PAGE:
A Conversation for Wisdom Tooth Removal - a Personal Perspective


Post 1

FABT - new venture A815654 Angel spoiler page

I have had lots of teeth out under local (including my top two back teeth who's roots can seriously rival wisdom teeth). I have also had two wisdom teeth out under general.


My top two wisdom teeth were above my top two back teeth so they decided to take those two out instead leaving me to use the wisdom teeth as normal teeth. That was fine, all under local, didn't hurt as much as some of the teeth I've had taken out did, but it did feel like my eye balls were being sucked out through the inside. Recovery time was quite quick, no lasting problems except that my wisdom teeeth didnt come down as far as they thought and so I now don;t have usable back teeth.

My bottom two wisdom teeth were another matter. The dentist said they couldnt be taken out under local because there wasnt enough room at the back of my jaw to do it easily, but because I too am asthmatic I had to go to hospital for a general. Problem. I am terrified of hospitals and Doctors and Nurses and anything related. Fortunately lovely mother at the time member through work of private health insurance so I got to go straight away to a clean hospital rather than waiting three years to go to a dirty one which was almost guarenteed to clash with my uni finals. Hospital was terribly clean etc. but me still terrified. I begged to be allowedt to go home that night, quite pathetic, but I was just in a constant state of panic in hospital. The inute we got anout of the car park i felt a million times better, then I went home and ate loads of fish fingers. Took forever to heal up afterwards, bruising and everything. Four years on I STILL have scars INSIDE my mouth, which normally heals very quickly. I think part of that might have been because I was so terrified. The worst thing though is that they did something to the ligaments which hold my jaw together, I think they over strained, my mouth is tiny, which is why I've had so many teeth out and I dont think they really took that into account. They are now very weak, I cant eat toffee or large boiled sweets or crunch stuff and I have to be very careful not to yawn too quickly of grind my teeth or move my jaw sideways. If I do it locks up. COmpletley. It once did it in McDonalds. COuldnt eat. There have been two occasions when I havent been able to shut my mouth for severak weeks and it feels like there is a pencil shoved through the socket. Still, it seems to be gradually improving, my dentist said it's just like spraining an ankle badly, you always have to be carefull but it will gradually get better.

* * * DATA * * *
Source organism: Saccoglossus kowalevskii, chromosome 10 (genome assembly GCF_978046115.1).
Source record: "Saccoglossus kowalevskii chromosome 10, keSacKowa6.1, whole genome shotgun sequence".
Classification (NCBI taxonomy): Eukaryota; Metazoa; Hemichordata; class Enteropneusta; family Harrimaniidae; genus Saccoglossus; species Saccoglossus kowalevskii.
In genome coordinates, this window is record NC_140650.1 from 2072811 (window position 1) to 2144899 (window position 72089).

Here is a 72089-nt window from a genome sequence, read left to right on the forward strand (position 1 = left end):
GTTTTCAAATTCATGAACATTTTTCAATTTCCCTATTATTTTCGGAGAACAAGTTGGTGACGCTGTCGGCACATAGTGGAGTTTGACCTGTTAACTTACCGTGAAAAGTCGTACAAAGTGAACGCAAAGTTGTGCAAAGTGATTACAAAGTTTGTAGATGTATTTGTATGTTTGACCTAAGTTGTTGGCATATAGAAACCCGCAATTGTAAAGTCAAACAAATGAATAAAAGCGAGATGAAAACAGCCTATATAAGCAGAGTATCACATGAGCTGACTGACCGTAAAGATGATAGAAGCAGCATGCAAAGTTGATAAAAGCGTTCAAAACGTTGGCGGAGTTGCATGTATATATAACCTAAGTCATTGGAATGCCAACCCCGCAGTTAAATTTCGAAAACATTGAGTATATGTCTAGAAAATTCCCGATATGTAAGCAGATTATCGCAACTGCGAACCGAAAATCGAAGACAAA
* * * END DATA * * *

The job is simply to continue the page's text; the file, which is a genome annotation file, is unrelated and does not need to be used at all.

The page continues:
I think I was quite lucky though, a lady I knew at college had complications involving some of the nerves to her tongue and can no longer taste chocolate.

I hope others have had better experiences.



Post 2


Wow, it sounds like everyone had a bad experience.

I'd like to share mine. The extraction itself wasn't a problem, it was what forced me to have the extraction in the first place that was the problem.

I was having chronic sinus infections, which no one could figure out a cause for. It turned out that the gums around my wisdom teeth (left side) did not fit snuggly against the teeth, and the pockets became a breeding ground for bacteria, which was causing the infections.